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Call for Chapters 2015 : Modern Wilderness: Mobility and Friction in the Frontiers of Asia and the Americas from ca. 1800


When Oct 31, 2014 - Dec 31, 2014
Where n/a
Submission Deadline TBD
Categories    asia   latin america   usa   frontiers

Call For Papers

The present book seeks to investigate the role of the frontier in the making of modern Asia and the Americas, and it does so through the study of movement, contact, and exchange. The volume will bring together scholars from several areas of study (Central, East, South and South East Asia, US, Latin America and the Caribbean). The result will be an innovative collection of essays, bridging two continents that are usually studied separately. The aim of this book is twofold. Firstly, Modern Wilderness is an invitation for the scholarly community to read, think and write beyond the limits of traditional area studies. Secondly, in the wake of the digital revolution, when geographical frontiers seem to have been replaced by virtual non-places, this book reclaims the importance of physical space in the making of modern history.
The mobility turn has shown how locally rooted experience is almost invariably shaped by regional, national, and transnational flows. But the term “flow” is highly metaphorical and perhaps only truly accurate when applied to the cyberspace ―and this, again, is not actual space. The human experience of actual space has always been characterised by friction, that is, the effort invested in moving things and oneself. In the words of Anna Lowenhaupt Tsing, friction is “the sticky materiality of practical encounters,” an idea subscribed by the editors of this book, who are also asking contributors to bear in mind Stephen Greenblatt’s claim, “mobility must be taken in a highly literal sense.”
The historical experience of the frontier, under the “globalising” umbrella of modernity, has been very similar worldwide. Nation-state making, imperial ideologies, technological advance and natural retreat, market penetration, ethnic resistance to standardisation, among others, illustrate processes with quintessentially modern traits between the 19th and 21st centuries, and are comparable across continents. Nevertheless, traditional academic practice has usually constrained research to remain within the bounds of “area studies,” which is an historical or historiographical construct in itself. Transnational studies have helped to blur some of these relatively fictional lines, but the inward-looking nature of academic departments has tended to militate against the wider optic. Clearly, now is the time to think outside the box, and this volume provides an exemplary array of groundbreaking studies which soar beyond the limits of traditional comparative works.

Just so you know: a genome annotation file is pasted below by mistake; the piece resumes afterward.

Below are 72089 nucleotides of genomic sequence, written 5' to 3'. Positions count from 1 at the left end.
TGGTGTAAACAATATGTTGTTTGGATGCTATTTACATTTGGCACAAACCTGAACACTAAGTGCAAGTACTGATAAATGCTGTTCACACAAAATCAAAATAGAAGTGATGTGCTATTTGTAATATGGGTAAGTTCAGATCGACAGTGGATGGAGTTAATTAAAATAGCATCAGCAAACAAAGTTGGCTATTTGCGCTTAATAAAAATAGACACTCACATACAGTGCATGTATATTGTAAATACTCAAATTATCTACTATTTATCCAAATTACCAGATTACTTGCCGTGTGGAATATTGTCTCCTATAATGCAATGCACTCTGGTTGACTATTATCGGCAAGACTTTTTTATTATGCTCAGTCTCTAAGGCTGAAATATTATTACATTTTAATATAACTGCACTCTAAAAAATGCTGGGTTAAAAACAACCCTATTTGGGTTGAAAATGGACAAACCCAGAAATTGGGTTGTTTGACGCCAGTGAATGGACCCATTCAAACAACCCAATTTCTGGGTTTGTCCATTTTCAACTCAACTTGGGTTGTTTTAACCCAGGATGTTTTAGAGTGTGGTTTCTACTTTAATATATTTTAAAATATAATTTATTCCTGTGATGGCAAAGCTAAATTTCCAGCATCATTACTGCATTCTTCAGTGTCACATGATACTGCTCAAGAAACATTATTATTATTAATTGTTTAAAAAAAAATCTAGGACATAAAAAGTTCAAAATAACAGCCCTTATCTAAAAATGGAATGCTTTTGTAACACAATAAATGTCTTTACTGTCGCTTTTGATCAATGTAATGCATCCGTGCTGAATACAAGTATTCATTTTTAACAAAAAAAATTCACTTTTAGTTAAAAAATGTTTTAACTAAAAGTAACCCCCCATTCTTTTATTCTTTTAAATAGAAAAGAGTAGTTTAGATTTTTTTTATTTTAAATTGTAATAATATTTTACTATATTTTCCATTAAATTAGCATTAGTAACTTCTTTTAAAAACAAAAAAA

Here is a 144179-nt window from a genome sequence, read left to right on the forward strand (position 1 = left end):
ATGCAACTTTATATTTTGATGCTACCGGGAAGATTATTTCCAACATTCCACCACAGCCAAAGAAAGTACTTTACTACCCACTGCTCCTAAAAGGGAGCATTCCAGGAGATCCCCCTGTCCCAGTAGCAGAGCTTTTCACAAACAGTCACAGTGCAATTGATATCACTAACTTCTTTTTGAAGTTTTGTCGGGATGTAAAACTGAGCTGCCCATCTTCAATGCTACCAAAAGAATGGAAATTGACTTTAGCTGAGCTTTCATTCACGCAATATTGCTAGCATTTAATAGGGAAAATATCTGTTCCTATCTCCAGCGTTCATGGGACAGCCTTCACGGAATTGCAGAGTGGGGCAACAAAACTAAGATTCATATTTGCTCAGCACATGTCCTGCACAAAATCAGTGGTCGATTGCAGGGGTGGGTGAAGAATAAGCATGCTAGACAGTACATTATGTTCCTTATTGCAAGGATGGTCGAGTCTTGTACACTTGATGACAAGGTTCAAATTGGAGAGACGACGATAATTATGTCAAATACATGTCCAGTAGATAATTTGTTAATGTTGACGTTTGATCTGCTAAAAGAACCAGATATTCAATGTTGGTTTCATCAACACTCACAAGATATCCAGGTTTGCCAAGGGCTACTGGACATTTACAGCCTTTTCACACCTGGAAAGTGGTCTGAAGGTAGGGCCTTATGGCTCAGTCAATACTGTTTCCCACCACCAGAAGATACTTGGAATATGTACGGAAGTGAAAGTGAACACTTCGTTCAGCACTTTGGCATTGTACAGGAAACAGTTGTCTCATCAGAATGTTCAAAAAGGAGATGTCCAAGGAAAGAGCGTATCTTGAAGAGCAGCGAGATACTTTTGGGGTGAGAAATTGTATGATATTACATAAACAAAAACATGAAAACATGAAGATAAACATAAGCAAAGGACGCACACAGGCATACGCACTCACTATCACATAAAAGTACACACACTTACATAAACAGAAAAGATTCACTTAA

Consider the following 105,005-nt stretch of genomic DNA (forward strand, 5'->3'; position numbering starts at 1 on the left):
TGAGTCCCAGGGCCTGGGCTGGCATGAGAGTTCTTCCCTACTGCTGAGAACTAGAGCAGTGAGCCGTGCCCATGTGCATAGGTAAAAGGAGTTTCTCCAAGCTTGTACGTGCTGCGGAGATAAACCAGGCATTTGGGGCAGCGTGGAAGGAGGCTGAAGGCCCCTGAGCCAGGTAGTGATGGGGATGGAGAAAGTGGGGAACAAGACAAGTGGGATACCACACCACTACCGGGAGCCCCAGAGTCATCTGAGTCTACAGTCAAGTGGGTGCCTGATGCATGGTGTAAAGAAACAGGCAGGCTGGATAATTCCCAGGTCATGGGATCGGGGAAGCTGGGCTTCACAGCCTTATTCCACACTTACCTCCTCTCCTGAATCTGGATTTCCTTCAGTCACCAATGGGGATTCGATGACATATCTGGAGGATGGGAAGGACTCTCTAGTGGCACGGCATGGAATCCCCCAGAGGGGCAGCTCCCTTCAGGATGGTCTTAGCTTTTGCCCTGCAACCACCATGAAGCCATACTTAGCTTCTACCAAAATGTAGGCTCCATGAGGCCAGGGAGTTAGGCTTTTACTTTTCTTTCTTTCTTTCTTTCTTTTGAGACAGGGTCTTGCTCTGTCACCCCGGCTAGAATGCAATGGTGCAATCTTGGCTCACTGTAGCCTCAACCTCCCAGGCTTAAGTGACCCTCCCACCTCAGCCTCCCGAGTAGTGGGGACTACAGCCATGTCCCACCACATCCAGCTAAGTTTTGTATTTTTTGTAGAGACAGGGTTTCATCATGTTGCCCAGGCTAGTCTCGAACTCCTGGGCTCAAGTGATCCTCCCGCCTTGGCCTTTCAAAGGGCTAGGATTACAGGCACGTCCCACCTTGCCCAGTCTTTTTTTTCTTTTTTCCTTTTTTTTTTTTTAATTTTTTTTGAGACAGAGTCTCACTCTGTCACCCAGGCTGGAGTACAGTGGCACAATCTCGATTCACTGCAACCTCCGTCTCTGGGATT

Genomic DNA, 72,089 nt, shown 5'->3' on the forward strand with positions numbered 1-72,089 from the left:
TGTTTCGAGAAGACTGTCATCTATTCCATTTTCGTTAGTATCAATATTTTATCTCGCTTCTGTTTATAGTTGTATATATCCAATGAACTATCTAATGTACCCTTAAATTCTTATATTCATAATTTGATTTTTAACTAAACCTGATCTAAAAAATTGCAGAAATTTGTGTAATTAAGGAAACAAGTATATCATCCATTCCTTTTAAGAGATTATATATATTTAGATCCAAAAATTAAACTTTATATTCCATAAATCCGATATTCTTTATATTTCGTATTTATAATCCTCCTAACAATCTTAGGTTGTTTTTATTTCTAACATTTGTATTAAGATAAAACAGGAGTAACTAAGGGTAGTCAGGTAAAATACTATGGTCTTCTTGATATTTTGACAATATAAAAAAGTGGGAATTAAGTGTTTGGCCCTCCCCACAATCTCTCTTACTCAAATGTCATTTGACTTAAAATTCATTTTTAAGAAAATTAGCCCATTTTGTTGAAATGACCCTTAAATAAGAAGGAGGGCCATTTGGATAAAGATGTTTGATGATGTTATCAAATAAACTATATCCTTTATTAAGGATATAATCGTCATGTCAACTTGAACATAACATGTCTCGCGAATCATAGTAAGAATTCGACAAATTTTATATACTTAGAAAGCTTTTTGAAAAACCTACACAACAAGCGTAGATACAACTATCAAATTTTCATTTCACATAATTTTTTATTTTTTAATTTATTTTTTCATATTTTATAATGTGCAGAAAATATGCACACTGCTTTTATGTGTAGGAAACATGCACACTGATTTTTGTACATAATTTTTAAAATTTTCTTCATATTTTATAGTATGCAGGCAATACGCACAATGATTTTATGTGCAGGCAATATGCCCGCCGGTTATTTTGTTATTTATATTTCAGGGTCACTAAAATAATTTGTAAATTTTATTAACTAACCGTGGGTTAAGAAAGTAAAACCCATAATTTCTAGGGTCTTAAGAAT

We are not asking collaborators to take a stab in the dark. Instead we want scholars to write about their field of expertise and to be part of a collective effort that will measure two continents by the same standard (modern frontiers) in one single volume. No major study has yet brought together frontier scholars from both sides of the Pacific.
Historians, anthropologists, geographers and all social scientists interested in frontier history are welcome to participate. The book is aimed at Asianists and Americanists, and it seeks to make a contribution to the growing literature on transnational and global studies, as well as to the related ―and currently booming― mobility paradigm. This book should, one hopes, trigger transcontinental collaboration in the form of seminars, courses, and scholarly publications. Several academic publishing houses have already shown interest in the project.


• Everyday Life.
• National identity.
• Environmental history.
• Historical ecology.
• Anthropology.
• Ethnohistory.
• Historical anthropology.
• Border disputes.
• Mobility.
• Comparative history.
• Economic history.
• Historical geography.
• Ethnic politics.
• Historiography.
• Domination and resistance.
• State expansion.
• Missionary activity.
• Commercial traffic.
• Gender.
• The body.
• Race.
• Border zones.
• Borderlines.
• Hybrid cultures.
• Tradition and modernity.
• Rivers and seas.

The review of chapter proposals will begin immediately and will be accepted until 31 December 2014. We ask that proposals do not extend beyond 2-3 pages (Times New Roman 11), including:
- An abstract (max. 300 words).
- Summary of your proposed chapter.
- Personal information (name, email address, institution, rank/position/title, short biography).


Jaime Moreno Tejada is an historical geographer, currently based at Chulalongkorn University (Thailand). Jaime was awarded his Ph.D. from King’s College London (2009), the result of which was a book-length monograph on the production of modern spaces in Amazonia —Little Amazon: Frontier Modernities in the Upper Napo Region of Ecuador, 1870-1930 (2013). Forthcoming publications include “Castles in the Air: Rise and Fall of the Hacienda System in the Upper Amazon, 1910-1940” (2015). Jaime is interested in comparative analysis, mainly between tropical regions, and at present is investigating the experience of modernity in a marginal Thai province.
Bradley Tatar is a cultural anthropologist with interests in political conflict, social movements and natural resource conflicts. He received the Ph.D. in 2003 from the University at Albany and currently teaches in UNIST in Ulsan, Korea. Currently he is managing co-editor of AJLAS, Asian Journal of Latin American Studies. His publications bridge his interests in Latin America and Asia, including the following: Emergence of Nationalist Identity in Armed Insurrections: A Comparison of Iraq and Nicaragua (2005), and The Challenge of Governance: Cultural Barriers to Enforcement of the IWC Whaling Moratorium in Korea (2012).


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